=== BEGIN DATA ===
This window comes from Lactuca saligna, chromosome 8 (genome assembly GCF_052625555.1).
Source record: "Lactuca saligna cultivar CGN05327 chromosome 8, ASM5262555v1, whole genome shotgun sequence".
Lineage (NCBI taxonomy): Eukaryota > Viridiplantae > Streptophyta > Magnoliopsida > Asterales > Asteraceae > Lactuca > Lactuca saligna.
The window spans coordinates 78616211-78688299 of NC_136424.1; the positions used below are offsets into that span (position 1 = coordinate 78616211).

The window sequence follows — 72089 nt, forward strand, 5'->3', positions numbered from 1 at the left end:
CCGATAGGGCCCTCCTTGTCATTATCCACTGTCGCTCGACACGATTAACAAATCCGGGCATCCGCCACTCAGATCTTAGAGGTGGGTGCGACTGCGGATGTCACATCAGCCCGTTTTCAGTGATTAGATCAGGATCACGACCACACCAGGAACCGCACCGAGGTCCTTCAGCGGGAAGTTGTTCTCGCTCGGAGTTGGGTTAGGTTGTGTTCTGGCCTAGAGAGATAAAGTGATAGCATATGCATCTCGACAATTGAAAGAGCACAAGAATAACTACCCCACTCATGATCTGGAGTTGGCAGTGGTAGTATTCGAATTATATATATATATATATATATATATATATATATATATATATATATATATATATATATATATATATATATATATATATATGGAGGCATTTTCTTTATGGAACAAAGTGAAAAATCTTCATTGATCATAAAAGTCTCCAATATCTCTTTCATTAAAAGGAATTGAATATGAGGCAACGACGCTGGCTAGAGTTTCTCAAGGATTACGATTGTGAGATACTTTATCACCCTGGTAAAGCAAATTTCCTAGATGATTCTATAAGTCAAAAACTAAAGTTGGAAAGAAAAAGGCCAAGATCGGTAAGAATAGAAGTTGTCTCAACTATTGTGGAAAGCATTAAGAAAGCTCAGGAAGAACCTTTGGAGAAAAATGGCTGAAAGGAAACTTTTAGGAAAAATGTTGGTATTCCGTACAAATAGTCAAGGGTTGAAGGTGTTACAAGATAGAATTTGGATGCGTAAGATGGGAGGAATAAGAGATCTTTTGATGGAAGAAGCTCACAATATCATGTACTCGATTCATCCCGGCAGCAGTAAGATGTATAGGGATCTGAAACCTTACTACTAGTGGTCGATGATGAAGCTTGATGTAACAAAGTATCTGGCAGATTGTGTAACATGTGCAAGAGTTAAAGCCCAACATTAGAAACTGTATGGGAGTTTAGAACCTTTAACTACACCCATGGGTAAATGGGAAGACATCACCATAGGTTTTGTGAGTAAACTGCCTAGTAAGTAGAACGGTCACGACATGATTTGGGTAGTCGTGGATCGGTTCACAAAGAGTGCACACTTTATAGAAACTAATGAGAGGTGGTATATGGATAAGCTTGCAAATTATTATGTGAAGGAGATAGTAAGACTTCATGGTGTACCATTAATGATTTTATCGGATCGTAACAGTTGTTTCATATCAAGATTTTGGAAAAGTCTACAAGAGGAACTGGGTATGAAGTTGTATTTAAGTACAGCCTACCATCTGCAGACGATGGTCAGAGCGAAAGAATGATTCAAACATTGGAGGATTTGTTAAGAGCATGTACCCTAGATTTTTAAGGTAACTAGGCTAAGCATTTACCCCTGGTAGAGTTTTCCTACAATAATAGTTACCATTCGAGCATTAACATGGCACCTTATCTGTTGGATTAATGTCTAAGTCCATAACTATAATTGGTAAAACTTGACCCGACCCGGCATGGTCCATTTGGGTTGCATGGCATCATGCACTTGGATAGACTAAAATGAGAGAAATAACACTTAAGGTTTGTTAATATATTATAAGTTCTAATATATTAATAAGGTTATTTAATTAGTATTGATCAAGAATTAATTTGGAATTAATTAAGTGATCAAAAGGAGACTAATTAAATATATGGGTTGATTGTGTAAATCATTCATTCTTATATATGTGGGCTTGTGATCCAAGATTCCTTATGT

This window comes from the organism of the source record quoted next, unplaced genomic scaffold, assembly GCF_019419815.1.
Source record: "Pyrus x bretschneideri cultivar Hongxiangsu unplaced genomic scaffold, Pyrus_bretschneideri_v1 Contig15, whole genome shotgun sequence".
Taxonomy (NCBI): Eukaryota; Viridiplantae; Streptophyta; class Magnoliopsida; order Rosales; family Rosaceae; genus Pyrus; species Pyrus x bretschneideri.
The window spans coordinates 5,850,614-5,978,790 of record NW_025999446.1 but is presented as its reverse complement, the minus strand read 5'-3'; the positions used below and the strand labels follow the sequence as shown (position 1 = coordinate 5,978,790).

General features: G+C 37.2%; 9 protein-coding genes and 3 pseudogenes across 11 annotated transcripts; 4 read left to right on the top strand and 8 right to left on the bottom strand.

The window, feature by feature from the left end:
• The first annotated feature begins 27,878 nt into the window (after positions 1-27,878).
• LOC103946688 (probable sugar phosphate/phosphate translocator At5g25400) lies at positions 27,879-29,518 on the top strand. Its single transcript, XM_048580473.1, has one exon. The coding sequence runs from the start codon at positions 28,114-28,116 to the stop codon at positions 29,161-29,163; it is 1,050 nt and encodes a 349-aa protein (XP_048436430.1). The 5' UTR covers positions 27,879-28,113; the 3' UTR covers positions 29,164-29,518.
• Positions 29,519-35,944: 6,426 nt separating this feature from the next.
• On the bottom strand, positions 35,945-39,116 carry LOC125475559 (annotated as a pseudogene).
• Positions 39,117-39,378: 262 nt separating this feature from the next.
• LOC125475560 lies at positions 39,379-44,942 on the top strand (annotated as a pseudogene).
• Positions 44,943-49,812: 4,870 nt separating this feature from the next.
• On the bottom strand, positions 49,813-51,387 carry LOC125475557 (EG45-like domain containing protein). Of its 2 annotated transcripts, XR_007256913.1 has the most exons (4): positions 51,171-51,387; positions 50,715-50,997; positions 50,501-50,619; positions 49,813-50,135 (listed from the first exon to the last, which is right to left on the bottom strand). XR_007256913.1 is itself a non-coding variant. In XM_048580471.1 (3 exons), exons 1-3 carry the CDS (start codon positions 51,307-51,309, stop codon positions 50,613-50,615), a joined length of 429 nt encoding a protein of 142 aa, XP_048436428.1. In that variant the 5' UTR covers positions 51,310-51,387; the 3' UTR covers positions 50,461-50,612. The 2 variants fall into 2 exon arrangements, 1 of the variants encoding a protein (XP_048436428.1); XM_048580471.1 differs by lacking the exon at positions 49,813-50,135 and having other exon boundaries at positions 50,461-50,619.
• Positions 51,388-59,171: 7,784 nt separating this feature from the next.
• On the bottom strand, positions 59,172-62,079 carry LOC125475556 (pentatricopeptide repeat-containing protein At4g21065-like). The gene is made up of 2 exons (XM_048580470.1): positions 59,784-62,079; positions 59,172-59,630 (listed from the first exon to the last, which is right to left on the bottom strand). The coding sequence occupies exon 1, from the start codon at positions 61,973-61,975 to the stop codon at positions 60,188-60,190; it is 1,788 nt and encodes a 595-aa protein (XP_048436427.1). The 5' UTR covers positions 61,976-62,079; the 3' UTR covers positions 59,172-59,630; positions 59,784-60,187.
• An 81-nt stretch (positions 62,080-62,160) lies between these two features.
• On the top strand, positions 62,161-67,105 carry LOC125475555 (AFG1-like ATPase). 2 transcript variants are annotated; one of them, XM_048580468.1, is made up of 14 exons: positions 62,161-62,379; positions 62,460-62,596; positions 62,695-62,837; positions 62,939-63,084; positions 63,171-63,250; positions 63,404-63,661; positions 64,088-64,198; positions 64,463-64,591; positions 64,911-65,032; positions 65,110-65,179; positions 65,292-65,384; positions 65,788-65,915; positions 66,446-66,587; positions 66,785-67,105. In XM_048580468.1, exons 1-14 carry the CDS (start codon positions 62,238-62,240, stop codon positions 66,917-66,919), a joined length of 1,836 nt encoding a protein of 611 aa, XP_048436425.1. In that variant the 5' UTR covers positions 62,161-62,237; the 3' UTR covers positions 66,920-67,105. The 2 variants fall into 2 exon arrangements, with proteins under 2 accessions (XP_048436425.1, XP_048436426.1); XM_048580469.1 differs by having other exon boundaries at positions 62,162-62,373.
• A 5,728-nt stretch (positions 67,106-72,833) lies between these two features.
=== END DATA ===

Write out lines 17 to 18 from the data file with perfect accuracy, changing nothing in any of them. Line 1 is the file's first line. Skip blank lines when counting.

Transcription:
• Positions 39,117-39,378: 262 nt separating this feature from the next.
• LOC125475560 lies at positions 39,379-44,942 on the top strand (annotated as a pseudogene).